Richard Dobson & Tasmi Quazi
There has been renewed media interest in AeT’s Inner-City Cardboard Recycling Project which has been featured in one of South Africa’s premium financial newspapers, Business Day, on 24 March 2014 in Page 7. The article written by Patricia McCracken focuses on the socio-economic benefits of informal recycling as a livelihood strategy, and its connection to various formal sectors. In addition, it profiles AeT’s project and operational approach, with particular focus on its Research Officer, Tasmi Quazi.
AeT’s Inner-City Cardboard Recycling Project was initiated as a City-based “Imagine Durban” demonstration pilot to the value of R100, 000 in 2010. Notwithstanding the vulnerability of the informal recycling sector, the project has been sustained for over 4 years, even after the funds from the pilot phase have been expended.
Some reasons this project has been sustained is eThekwini Municipality’s continued support – with efforts to invest in further research into the sector, as well as exploring the implementation of innovative informal recyclers’ facilities. This is combined with reduced levels of police harassment and social stigma faced by the informal recyclers participating in the project, with similar positive impacts for neighbouring recyclers in the City.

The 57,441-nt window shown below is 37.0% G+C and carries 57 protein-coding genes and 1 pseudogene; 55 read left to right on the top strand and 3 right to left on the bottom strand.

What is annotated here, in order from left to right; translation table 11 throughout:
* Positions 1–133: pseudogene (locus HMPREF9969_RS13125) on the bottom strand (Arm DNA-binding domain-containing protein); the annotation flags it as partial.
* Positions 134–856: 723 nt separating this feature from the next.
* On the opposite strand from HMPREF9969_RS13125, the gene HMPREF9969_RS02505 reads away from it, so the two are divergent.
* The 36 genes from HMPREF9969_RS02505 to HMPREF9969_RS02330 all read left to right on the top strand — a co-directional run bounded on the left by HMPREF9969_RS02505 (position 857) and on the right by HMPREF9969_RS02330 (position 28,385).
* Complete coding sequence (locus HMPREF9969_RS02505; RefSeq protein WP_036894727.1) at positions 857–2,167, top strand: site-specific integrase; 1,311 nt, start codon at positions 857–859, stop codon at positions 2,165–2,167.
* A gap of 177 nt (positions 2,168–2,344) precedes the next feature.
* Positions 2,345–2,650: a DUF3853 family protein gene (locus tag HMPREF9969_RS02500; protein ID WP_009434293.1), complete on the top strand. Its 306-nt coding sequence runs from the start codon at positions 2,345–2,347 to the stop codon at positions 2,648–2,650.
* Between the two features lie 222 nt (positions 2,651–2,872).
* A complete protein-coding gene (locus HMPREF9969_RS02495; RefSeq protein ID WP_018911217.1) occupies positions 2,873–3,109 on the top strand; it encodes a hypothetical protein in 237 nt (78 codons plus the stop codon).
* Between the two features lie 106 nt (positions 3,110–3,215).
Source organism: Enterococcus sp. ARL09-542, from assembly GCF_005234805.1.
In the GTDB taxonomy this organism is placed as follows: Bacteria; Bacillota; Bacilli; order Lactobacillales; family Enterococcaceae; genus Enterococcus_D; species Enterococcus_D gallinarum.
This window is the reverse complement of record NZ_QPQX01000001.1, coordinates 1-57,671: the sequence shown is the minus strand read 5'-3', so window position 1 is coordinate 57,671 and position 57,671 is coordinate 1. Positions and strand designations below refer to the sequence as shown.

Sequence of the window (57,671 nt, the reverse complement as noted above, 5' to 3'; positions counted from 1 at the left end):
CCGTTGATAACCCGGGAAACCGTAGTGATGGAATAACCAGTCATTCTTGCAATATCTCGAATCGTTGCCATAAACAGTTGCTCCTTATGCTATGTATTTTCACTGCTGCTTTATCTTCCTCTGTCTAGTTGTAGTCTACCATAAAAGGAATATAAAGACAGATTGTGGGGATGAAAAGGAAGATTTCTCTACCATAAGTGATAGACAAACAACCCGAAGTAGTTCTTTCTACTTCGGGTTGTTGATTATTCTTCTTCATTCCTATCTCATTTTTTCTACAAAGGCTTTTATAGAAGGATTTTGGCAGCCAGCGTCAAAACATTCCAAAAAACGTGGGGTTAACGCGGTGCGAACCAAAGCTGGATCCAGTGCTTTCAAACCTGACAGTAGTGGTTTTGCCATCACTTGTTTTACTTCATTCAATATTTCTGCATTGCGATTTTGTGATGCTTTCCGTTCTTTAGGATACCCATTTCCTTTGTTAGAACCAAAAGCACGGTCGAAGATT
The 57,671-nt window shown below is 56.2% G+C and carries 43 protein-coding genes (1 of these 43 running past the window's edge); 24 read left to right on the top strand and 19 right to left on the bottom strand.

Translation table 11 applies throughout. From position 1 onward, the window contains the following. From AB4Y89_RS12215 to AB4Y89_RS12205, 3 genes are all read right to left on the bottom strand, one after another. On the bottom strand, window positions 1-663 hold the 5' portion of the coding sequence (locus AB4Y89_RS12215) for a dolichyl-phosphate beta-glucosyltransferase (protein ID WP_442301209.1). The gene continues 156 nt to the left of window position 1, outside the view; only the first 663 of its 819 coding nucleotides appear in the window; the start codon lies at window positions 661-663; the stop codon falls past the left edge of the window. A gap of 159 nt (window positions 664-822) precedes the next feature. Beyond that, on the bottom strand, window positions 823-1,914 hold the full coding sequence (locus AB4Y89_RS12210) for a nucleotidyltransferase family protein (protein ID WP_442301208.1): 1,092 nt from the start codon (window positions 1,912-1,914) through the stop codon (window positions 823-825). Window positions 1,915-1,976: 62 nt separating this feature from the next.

Secondly, the Project participants have become organised as working committees and through progressive engagement with the Project, they have been enjoying improved status – affirming themselves as “professionals”. Read more here.
Lastly, the project interventions such as the custom-designed trolleys and the social work support services of UNISA’s Bright Site Project that the informal recyclers have been receiving has sustained the Project. AeT believes that these subliminal signals continue to attract media interest, which in turn, serves as external evidence of the Projects sustained impact.
To read the online edition of this newspaper article, click here. To read other media articles about this Project, follow the links below:
- Imagine Durban Informal Recyclers Runner-up in the Community Conservation Award
- Press coverage: “Recycling for the Future”
- Press Coverage: AeT’s commendation at the AfriSam-SAIA Awards 2012
- Cardboard Recycling Project in the News
- “Waste Not Want Not”
- “Maria – Queen of Cardboard”
- Cardboard Recycling Project Profiled in Delivery Magazine
- Imagine Durban Cardboard Recycling Project in the Metro Beat – 03/12/2010
- AeT Intern Wins Prestigious Architectural Students’ Competition
- Growing Importance of Informal Recycling with Growing Concerns of Climate Change
Feature image: Informal recycler leader, Maria Vilakazi pictured with bundles of cardboard recyclables which she sells on a daily basis. Photo: Thomas Ferreira.